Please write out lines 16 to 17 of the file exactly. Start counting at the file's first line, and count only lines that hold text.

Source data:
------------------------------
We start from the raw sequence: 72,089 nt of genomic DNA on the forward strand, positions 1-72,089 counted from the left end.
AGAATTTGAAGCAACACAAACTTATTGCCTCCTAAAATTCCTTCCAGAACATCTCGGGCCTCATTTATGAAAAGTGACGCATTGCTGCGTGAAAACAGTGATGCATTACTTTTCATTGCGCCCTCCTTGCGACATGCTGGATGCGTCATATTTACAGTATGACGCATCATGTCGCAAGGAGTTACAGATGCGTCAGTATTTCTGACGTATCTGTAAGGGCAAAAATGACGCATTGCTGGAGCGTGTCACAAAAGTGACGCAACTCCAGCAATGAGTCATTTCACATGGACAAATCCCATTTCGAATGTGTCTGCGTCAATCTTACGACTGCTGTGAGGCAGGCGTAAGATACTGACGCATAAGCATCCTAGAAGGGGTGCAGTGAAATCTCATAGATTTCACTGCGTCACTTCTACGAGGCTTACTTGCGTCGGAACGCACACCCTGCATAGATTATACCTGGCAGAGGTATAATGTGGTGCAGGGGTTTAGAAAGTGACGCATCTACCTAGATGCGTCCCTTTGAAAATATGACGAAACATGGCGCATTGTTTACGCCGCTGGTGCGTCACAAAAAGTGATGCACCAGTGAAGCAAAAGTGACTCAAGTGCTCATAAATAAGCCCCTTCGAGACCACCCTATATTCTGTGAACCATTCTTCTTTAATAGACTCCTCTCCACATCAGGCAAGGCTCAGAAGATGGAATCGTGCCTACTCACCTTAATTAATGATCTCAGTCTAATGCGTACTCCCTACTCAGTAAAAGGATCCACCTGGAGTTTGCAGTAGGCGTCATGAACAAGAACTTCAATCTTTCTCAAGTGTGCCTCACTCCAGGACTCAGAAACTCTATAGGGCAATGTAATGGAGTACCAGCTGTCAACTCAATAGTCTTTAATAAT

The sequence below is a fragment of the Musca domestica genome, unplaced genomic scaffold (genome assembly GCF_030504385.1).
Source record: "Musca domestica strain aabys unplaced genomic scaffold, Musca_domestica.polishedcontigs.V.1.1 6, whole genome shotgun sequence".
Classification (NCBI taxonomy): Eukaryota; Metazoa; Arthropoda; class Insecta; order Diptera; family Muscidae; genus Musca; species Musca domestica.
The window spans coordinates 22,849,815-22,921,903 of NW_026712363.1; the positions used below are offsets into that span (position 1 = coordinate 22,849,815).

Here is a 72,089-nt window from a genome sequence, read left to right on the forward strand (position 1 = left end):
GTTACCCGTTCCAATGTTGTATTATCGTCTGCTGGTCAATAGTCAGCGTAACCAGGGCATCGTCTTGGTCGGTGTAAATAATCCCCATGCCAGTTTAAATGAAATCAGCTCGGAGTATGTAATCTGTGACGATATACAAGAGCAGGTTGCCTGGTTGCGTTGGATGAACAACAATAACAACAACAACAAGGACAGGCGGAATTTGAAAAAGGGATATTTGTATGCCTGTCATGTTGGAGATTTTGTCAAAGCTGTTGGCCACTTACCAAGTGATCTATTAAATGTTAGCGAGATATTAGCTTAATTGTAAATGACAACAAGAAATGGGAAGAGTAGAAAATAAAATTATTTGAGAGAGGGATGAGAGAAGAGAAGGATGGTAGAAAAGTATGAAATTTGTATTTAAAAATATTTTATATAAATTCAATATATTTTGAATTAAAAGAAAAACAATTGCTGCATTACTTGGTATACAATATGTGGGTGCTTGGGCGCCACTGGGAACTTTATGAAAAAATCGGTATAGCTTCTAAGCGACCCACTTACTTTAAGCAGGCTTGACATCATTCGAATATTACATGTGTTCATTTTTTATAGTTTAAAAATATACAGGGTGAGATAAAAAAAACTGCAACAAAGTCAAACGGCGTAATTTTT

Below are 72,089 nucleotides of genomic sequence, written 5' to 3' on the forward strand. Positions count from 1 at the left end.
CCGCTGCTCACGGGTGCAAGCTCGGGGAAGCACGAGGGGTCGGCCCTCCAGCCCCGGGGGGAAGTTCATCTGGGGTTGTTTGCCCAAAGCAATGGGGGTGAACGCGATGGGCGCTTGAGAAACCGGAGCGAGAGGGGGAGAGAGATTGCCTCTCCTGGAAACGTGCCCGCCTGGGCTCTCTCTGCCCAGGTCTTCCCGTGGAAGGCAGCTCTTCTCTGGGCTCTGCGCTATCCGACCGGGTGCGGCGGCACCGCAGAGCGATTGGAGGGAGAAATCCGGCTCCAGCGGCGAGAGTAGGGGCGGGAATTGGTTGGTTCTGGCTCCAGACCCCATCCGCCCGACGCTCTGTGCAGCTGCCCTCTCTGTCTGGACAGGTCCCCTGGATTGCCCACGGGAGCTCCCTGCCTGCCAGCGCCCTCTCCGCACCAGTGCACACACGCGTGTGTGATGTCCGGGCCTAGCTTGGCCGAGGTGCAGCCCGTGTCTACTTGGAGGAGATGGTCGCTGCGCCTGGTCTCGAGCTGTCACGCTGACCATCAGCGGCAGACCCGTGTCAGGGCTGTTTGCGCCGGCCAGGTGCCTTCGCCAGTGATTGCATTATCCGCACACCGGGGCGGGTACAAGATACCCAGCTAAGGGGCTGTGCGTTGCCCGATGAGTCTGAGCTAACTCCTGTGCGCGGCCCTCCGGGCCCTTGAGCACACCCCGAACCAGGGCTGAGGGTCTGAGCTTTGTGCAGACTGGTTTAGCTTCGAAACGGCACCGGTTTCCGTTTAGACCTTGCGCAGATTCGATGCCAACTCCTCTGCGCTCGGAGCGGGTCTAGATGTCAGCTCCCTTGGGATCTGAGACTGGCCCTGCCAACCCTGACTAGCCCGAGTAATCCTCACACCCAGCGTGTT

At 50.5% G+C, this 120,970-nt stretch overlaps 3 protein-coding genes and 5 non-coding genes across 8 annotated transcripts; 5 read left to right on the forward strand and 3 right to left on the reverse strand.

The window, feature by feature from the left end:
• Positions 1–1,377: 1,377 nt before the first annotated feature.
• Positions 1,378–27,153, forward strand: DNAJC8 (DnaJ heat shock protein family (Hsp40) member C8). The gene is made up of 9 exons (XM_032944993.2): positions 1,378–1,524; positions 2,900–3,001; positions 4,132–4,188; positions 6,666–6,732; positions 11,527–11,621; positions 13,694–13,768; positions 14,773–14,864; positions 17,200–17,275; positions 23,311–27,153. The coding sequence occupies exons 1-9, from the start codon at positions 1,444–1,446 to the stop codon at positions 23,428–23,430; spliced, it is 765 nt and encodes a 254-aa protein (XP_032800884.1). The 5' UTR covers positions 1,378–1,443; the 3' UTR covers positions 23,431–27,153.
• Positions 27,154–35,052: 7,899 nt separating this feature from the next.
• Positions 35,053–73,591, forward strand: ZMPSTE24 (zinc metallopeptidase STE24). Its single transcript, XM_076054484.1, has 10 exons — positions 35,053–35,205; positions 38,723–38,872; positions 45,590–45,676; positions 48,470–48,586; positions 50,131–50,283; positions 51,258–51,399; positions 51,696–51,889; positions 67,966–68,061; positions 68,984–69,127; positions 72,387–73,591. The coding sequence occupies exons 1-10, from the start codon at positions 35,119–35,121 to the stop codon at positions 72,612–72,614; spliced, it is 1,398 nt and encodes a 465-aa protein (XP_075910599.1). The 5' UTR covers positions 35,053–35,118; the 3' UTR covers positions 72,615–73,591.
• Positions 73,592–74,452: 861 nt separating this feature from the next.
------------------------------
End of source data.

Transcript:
• Positions 35,053–73,591, forward strand: ZMPSTE24 (zinc metallopeptidase STE24). Its single transcript, XM_076054484.1, has 10 exons — positions 35,053–35,205; positions 38,723–38,872; positions 45,590–45,676; positions 48,470–48,586; positions 50,131–50,283; positions 51,258–51,399; positions 51,696–51,889; positions 67,966–68,061; positions 68,984–69,127; positions 72,387–73,591. The coding sequence occupies exons 1-10, from the start codon at positions 35,119–35,121 to the stop codon at positions 72,612–72,614; spliced, it is 1,398 nt and encodes a 465-aa protein (XP_075910599.1). The 5' UTR covers positions 35,053–35,118; the 3' UTR covers positions 72,615–73,591.
• Positions 73,592–74,452: 861 nt separating this feature from the next.